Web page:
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Breaking Down The Defensive Depth Chart

050714_diggs_132.jpg reveals the Green Bay Packers' depth chart heading into training camp, offering an insider's look at key position battles, players to watch and locks to make the opening day roster. We analyze the defense in the second of a three-part series.

While the offensive depth chart should look fairly similar to last year, the defense could feature several changes. The players must adjust to defensive coordinator Jim Bates' new attacking scheme, and training camp will include fierce competition for some starting jobs.

The starting defensive ends seem to be set with Aaron Kampman and Kabeer Gbaja-Biamila occupying the left and right defensive end positions, respectively. They combined for 18 sacks last year, and both anticipate major production after adjustments in this year's scheme. The defensive ends will play a few steps off and at an angle toward the line of scrimmage instead of man-up against offensive linemen. Bates made this change to let them rush the passer and play the run more effectively. Training Camp will decide who occupies the position behind Kampman. Kenny Peterson, a 2003 third-round pick and college star at Ohio State University, is trying to make the conversion from defensive tackle to defensive end. He is neck-and-neck with Cullen Jenkins, a former undrafted free agent who started six games last year and racked up 4.5 sacks. On the right side, R-Kal Truluck, a pure speed rusher in the mold of Gbaja-Biamila, will man the second string spot. Rookie Michael Montgomery and Seante Williams, who impressed in NFL Europe, will duke it out for spots behind him.

Bates' new scheme calls for big-bodied defensive tackles to occupy blockers, freeing up the linebackers to make plays. Although Grady Jackson did not practice during organized team activities, he fits that mold. He is 32-years-old and has creaky knees, but the Packers are 15-6 with him in the lineup and 2-4 without. The Packers have slated Donnell Washington, a third-round pick from 2004, James Lee and A.J. Lindsay as his backups. Washington has potential but spent last season on injured reserve. The other starting interior position is up for grabs between Cletidus Hunt and Corey Williams. Hunt has not been a participant in any team activities throughout the offseason. Williams, a second-year player, also has the advantage of being five years younger than Hunt. Colin Cole is penciled in as their backup. Last year's opening-day roster featured nine defensive linemen and two others on injured reserve.

Bates has said the linebackers have the most responsibility of any position in his scheme. He wants speedy, athletic players who can fly from sideline to sideline, and this playmaking group will feature some of the stiffest competition in camp. Middle linebacker Nick Barnett, a third-year player with good speed, is the only lock heading into late July. Na'il Diggs has started every year of his six-year career but faces competition from Hannibal Navies and newcomer Ray Thompson. The coaching staff is still determining whether to put the versatile Diggs on the strong or weak side. The starting linebacking corps could have any of the three combinations. The wildcard remains Thompson, a one-time starter for the Arizona Cardinals who possesses the kind of athleticism Bates likes. Rookies Brady Poppinga and Kurt Campbell will provide backup support on the outside. Fourth-year veteran Paris Lenon should serve as the second-string middle linebacker behind Nick Barnett. Undrafted free agents Roy Manning, Nick McNeil and Zac Woodfin will use training camp to try and earn a spot on the team. The Packers had six linebackers on last year's opening day roster.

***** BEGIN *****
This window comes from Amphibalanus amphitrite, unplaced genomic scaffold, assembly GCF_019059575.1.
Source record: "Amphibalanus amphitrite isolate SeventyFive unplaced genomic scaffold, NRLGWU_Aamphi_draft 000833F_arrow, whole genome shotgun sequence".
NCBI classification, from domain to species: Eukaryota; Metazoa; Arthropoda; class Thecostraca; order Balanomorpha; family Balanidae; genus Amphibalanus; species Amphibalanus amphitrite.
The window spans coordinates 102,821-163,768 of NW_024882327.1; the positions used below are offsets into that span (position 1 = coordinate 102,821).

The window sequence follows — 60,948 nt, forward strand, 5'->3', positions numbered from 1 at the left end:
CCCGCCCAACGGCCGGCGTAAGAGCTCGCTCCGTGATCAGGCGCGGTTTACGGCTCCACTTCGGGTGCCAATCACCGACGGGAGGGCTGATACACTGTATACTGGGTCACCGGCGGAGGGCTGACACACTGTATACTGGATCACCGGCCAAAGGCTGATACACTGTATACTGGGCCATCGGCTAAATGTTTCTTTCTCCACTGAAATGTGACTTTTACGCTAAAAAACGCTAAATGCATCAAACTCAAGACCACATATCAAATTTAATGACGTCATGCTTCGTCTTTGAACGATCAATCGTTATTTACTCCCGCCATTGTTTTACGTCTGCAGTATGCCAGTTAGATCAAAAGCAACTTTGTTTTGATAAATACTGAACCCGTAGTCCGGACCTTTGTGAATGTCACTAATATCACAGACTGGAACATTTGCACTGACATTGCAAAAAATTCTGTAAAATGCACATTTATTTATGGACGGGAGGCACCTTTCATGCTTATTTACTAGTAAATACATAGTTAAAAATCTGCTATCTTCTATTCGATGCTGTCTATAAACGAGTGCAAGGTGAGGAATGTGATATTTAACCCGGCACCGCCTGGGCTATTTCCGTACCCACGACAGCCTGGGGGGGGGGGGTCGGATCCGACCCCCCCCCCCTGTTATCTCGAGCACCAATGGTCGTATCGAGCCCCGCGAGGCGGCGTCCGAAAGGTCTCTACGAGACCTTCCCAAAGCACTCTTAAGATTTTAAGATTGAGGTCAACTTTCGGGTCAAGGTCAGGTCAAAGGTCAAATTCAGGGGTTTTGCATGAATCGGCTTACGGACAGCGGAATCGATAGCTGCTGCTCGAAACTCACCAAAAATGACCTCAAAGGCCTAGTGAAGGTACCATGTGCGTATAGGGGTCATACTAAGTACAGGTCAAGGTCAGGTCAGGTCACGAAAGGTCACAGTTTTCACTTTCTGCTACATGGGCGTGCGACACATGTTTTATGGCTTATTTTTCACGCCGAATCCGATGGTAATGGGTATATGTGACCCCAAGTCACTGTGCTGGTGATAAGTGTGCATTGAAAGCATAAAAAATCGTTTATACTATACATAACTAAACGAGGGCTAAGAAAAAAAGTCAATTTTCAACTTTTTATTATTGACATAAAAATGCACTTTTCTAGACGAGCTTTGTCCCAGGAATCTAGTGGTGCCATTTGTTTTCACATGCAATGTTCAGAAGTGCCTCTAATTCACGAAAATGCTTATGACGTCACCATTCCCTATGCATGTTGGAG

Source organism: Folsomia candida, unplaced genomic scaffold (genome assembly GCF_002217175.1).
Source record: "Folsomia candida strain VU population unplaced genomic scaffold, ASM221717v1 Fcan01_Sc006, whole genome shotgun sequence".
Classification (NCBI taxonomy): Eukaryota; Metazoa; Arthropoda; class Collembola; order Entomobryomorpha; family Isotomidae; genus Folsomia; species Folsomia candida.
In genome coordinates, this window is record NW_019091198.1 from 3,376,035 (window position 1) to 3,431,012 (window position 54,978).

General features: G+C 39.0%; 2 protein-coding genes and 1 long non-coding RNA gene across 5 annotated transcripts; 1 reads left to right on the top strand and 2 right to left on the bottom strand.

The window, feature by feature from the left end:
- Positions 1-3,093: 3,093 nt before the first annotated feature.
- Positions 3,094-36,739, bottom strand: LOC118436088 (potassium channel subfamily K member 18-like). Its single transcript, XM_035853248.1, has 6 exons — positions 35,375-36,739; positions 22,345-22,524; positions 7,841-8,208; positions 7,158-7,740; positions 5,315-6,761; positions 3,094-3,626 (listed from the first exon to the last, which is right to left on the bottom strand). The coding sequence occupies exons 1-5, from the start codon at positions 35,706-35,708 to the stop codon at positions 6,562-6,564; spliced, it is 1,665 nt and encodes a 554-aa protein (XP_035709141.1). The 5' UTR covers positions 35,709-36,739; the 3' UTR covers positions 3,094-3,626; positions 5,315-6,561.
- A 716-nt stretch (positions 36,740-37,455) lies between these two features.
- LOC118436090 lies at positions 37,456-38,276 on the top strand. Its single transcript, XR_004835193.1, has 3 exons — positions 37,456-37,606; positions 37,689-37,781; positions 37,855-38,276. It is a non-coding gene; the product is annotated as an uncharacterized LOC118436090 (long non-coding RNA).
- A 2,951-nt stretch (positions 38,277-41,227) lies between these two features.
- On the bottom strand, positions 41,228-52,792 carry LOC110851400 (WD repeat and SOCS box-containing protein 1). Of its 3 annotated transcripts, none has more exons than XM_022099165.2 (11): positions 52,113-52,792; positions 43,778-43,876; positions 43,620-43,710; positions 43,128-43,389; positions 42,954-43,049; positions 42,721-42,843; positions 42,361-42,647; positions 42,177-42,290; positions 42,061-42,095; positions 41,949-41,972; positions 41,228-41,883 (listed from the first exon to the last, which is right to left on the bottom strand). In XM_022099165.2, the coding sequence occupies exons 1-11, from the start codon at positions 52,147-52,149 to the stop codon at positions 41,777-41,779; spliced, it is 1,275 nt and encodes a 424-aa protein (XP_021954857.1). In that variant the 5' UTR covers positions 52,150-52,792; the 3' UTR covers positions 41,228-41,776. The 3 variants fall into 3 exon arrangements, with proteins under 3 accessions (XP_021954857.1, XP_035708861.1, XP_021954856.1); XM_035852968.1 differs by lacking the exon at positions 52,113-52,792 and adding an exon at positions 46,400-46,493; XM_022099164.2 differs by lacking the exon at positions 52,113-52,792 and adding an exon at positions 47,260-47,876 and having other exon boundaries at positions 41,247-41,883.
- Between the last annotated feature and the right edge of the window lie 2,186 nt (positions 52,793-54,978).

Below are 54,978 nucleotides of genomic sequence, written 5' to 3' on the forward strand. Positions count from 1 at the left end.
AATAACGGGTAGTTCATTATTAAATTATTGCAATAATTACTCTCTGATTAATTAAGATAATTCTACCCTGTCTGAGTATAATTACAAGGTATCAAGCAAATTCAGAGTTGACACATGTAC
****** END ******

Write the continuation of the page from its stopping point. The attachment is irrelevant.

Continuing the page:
In the new defense, cornerbacks will play an aggressive man-to-man scheme with the emphasis on contact the line. This style should fit Al Harris, a bump-and-run player locked in at the starting right cornerback position, to a tee. A battle to watch during training camp is starting left cornerback. Joey Thomas, a third-round pick in 2004, outperformed Ahmad Carroll during the OTAs. Thomas has a size advantage over Carroll, last year's first-round pick, but Carroll has sprinter's speed and the experience of starting 11 games last season. Chris Johnson, Leigh Torrence, Chris Day, Mike Hawkins and Patrick Dendy will compete for the remaining spots. Johnson, a speed merchant, was placed on last year's physically unable to perform list. Torrence is an undrafted free agent while Day was cut right before the start of the 2004 season. The Packers selected Hawkins from University of Oklahoma in the fifth round. Watch for Patrick Dendy; the 23-year-old from Rice University is an undrafted free agent, but his performance was the talk of the OTAs.

The safety position could feature battles between cagey veterans and raw youths. The starting strong safety position will likely be occupied by either Arturo Freeman or Earl Little. The Packers signed both as free agents during the offseason. Freeman has an advantage in having played in Bates' scheme with the Miami Dolphins while Little started for the Cleveland Browns last year. At free safety, six-year veteran Mark Roman is slated initially as the starter. Breathing down the necks of Freeman, Little and Roman will be two young, athletic but raw players. The Packers drafted strong safety Marviel Underwood from San Diego State in the fourth round this year and free safety Nick Collins from Bethune-Cookman in the second round. Todd Franz and Julius Curry need impressive training camps to earn spots on the opening day roster. Last year's opening day roster featured nine defensive backs in addition to one player on the PUP list.

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